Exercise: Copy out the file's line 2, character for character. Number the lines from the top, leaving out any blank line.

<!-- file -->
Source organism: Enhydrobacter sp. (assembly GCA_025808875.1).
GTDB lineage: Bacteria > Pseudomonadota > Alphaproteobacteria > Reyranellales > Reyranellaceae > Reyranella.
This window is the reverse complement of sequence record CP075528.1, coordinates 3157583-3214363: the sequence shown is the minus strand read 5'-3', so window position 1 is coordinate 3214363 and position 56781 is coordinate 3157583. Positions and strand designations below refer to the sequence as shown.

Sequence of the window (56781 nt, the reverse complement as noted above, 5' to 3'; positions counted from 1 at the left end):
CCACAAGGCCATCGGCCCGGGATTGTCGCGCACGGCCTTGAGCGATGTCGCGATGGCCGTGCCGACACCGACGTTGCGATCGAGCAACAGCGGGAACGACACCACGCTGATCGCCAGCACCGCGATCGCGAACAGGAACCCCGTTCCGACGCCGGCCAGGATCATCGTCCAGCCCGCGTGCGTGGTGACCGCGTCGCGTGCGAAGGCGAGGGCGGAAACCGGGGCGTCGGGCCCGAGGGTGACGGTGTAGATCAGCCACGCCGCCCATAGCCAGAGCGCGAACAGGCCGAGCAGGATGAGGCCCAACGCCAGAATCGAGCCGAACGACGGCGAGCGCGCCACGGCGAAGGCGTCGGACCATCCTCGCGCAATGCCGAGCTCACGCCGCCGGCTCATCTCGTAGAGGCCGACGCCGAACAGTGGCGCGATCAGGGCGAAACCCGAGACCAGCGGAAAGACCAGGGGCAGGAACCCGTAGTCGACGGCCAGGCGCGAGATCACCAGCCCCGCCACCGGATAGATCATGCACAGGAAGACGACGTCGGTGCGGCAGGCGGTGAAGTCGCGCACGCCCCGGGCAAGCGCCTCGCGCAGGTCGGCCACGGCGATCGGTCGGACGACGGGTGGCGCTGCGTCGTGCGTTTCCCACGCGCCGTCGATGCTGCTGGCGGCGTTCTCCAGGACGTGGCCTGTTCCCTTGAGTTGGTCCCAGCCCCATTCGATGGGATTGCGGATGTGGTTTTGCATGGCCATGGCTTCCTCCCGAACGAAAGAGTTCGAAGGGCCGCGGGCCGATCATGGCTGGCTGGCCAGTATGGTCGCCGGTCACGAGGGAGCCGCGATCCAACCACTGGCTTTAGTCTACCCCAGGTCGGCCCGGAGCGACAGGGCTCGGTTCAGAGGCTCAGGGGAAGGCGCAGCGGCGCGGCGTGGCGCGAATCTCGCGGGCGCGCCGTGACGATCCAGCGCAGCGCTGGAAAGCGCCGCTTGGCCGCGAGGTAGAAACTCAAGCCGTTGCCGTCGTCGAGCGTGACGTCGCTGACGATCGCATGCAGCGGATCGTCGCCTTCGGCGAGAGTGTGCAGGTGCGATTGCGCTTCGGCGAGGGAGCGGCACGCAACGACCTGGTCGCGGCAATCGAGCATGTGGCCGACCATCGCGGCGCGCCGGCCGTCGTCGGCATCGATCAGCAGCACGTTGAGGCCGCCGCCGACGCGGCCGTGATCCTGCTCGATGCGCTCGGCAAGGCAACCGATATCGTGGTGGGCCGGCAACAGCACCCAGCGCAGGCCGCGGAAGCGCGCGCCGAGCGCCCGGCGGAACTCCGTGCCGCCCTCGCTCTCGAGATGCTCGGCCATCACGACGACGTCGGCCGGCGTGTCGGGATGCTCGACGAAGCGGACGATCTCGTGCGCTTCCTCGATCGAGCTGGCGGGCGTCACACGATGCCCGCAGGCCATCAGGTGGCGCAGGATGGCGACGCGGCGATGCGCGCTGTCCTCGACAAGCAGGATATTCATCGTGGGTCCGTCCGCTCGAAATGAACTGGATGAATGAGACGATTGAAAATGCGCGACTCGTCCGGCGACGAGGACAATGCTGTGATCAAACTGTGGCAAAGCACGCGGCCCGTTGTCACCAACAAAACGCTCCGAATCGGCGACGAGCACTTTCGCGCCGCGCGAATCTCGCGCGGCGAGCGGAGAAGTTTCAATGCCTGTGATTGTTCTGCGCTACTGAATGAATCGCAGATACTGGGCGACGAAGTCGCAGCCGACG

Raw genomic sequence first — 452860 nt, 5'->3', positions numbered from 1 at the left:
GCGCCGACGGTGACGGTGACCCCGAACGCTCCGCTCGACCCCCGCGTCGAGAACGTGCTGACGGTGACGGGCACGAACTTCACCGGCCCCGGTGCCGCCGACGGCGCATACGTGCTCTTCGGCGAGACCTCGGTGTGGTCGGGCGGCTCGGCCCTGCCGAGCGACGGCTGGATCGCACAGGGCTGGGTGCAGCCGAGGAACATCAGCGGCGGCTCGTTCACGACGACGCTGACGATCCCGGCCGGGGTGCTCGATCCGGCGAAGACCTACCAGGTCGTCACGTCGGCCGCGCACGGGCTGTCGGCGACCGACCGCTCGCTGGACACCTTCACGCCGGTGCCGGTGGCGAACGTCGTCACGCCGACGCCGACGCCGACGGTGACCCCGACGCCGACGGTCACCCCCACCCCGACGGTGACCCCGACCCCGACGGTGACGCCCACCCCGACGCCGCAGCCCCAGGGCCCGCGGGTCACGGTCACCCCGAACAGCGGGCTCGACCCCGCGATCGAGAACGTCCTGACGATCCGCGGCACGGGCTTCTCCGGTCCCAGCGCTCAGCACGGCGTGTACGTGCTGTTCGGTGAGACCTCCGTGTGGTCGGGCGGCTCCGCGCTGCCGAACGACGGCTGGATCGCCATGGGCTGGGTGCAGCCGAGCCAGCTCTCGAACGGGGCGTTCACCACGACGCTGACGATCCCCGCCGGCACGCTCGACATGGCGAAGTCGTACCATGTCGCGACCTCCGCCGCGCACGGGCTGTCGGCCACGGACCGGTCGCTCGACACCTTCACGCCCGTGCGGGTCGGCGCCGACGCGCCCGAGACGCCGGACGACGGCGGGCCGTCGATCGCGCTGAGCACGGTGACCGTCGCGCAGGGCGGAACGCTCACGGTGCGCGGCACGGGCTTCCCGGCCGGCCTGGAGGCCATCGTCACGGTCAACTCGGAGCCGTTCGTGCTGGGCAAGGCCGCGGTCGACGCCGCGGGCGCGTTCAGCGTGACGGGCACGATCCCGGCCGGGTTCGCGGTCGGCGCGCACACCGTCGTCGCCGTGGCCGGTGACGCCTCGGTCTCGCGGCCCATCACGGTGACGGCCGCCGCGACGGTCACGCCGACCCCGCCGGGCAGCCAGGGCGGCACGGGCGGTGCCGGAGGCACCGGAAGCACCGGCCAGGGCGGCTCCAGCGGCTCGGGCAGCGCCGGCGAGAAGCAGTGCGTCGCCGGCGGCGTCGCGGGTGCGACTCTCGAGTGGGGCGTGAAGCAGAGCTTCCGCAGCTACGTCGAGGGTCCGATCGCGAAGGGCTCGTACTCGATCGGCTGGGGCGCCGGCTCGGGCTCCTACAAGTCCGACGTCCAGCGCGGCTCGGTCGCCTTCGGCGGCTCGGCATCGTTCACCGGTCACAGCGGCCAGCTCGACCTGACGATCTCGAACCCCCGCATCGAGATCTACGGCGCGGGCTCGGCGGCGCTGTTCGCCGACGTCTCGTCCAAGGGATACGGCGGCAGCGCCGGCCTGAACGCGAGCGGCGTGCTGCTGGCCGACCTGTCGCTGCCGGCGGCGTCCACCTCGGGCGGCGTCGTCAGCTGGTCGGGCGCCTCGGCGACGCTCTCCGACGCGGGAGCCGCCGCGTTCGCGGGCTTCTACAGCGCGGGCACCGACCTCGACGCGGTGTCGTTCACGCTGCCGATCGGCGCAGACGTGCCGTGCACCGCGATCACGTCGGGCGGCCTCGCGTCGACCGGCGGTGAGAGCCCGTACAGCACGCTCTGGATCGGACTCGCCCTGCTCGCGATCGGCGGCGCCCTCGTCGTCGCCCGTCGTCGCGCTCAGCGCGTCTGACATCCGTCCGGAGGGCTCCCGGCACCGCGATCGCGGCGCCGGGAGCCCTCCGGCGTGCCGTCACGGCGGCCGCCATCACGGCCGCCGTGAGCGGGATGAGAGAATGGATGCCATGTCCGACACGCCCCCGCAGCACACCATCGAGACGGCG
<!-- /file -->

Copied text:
GTDB lineage: Bacteria > Pseudomonadota > Alphaproteobacteria > Reyranellales > Reyranellaceae > Reyranella.